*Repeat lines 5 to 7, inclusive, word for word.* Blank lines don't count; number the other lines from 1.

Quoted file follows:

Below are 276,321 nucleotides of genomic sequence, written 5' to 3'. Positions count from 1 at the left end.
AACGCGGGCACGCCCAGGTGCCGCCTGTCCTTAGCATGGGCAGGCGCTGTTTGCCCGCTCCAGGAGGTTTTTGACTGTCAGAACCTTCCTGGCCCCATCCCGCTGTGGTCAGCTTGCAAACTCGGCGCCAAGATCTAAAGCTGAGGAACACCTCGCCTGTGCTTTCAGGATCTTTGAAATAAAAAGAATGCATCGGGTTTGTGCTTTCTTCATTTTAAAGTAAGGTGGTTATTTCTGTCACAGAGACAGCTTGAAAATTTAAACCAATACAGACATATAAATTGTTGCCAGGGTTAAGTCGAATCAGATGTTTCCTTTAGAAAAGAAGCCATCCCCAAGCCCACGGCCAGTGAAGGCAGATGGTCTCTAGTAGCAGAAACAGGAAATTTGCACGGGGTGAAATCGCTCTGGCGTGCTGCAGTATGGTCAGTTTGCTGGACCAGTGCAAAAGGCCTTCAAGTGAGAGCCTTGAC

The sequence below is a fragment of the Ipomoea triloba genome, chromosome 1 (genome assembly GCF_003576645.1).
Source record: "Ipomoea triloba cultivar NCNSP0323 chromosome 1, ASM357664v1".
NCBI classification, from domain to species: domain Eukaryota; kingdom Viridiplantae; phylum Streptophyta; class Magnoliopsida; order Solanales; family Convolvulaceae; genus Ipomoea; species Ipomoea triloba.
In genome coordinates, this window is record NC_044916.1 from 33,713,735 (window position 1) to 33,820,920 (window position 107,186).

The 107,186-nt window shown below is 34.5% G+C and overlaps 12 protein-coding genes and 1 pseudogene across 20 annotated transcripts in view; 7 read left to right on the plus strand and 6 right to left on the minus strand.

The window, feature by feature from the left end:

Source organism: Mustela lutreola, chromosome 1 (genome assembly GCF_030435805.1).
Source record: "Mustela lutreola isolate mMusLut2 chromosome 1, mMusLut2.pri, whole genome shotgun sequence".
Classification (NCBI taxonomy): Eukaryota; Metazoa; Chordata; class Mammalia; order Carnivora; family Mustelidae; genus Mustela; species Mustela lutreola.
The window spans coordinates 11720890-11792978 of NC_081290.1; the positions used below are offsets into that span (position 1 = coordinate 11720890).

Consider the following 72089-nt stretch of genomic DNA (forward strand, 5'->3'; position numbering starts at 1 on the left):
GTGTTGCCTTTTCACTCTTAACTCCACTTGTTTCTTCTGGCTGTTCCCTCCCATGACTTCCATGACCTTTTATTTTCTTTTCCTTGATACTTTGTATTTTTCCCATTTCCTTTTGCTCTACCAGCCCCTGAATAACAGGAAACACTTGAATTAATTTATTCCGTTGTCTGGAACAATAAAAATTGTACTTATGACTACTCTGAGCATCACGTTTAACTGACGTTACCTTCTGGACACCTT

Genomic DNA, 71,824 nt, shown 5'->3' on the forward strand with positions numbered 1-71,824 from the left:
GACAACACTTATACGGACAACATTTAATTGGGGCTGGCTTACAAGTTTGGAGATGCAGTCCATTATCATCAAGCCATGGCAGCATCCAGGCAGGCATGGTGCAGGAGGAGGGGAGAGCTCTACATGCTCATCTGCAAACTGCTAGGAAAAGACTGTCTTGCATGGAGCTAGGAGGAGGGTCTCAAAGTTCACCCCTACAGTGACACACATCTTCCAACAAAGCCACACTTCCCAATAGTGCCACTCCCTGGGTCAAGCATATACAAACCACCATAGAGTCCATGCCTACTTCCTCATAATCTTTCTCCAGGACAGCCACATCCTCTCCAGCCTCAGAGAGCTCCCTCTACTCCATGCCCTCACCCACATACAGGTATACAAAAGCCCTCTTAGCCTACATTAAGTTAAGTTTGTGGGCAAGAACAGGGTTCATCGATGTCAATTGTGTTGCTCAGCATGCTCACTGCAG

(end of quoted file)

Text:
NCBI classification, from domain to species: domain Eukaryota; kingdom Viridiplantae; phylum Streptophyta; class Magnoliopsida; order Solanales; family Convolvulaceae; genus Ipomoea; species Ipomoea triloba.
In genome coordinates, this window is record NC_044916.1 from 33,713,735 (window position 1) to 33,820,920 (window position 107,186).

The 107,186-nt window shown below is 34.5% G+C and overlaps 12 protein-coding genes and 1 pseudogene across 20 annotated transcripts in view; 7 read left to right on the plus strand and 6 right to left on the minus strand.